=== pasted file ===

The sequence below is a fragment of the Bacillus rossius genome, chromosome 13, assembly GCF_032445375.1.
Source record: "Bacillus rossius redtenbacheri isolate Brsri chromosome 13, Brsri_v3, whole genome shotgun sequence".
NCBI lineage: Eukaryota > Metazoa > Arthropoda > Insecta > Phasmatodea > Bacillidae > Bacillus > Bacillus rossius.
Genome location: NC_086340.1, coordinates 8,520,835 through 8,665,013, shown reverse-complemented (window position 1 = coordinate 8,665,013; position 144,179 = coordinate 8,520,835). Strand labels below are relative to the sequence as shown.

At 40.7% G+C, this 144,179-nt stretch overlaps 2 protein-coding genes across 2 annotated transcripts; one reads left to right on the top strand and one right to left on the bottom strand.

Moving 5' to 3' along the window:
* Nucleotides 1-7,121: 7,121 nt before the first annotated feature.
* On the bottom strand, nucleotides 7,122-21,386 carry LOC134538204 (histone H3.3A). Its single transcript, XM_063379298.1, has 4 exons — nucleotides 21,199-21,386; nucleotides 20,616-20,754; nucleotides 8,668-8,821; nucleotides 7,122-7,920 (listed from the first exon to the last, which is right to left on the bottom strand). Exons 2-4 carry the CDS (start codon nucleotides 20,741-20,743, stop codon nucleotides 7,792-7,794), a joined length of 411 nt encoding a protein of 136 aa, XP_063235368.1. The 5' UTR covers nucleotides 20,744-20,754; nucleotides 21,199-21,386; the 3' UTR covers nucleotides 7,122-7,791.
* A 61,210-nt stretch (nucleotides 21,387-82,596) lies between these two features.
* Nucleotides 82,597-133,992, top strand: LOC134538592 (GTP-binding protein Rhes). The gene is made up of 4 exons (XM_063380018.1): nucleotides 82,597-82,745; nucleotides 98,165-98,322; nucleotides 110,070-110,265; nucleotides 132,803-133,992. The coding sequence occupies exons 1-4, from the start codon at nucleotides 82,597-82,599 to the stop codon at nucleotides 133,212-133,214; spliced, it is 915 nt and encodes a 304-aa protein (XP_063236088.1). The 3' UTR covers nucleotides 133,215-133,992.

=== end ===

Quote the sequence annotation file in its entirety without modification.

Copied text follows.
The sequence below is a fragment of the Bacillus rossius genome, chromosome 13, assembly GCF_032445375.1.
Source record: "Bacillus rossius redtenbacheri isolate Brsri chromosome 13, Brsri_v3, whole genome shotgun sequence".
NCBI lineage: Eukaryota > Metazoa > Arthropoda > Insecta > Phasmatodea > Bacillidae > Bacillus > Bacillus rossius.
Genome location: NC_086340.1, coordinates 8,520,835 through 8,665,013, shown reverse-complemented (window position 1 = coordinate 8,665,013; position 144,179 = coordinate 8,520,835). Strand labels below are relative to the sequence as shown.

At 40.7% G+C, this 144,179-nt stretch overlaps 2 protein-coding genes across 2 annotated transcripts; one reads left to right on the top strand and one right to left on the bottom strand.

Moving 5' to 3' along the window:
* Nucleotides 1-7,121: 7,121 nt before the first annotated feature.
* On the bottom strand, nucleotides 7,122-21,386 carry LOC134538204 (histone H3.3A). Its single transcript, XM_063379298.1, has 4 exons — nucleotides 21,199-21,386; nucleotides 20,616-20,754; nucleotides 8,668-8,821; nucleotides 7,122-7,920 (listed from the first exon to the last, which is right to left on the bottom strand). Exons 2-4 carry the CDS (start codon nucleotides 20,741-20,743, stop codon nucleotides 7,792-7,794), a joined length of 411 nt encoding a protein of 136 aa, XP_063235368.1. The 5' UTR covers nucleotides 20,744-20,754; nucleotides 21,199-21,386; the 3' UTR covers nucleotides 7,122-7,791.
* A 61,210-nt stretch (nucleotides 21,387-82,596) lies between these two features.
* Nucleotides 82,597-133,992, top strand: LOC134538592 (GTP-binding protein Rhes). The gene is made up of 4 exons (XM_063380018.1): nucleotides 82,597-82,745; nucleotides 98,165-98,322; nucleotides 110,070-110,265; nucleotides 132,803-133,992. The coding sequence occupies exons 1-4, from the start codon at nucleotides 82,597-82,599 to the stop codon at nucleotides 133,212-133,214; spliced, it is 915 nt and encodes a 304-aa protein (XP_063236088.1). The 3' UTR covers nucleotides 133,215-133,992.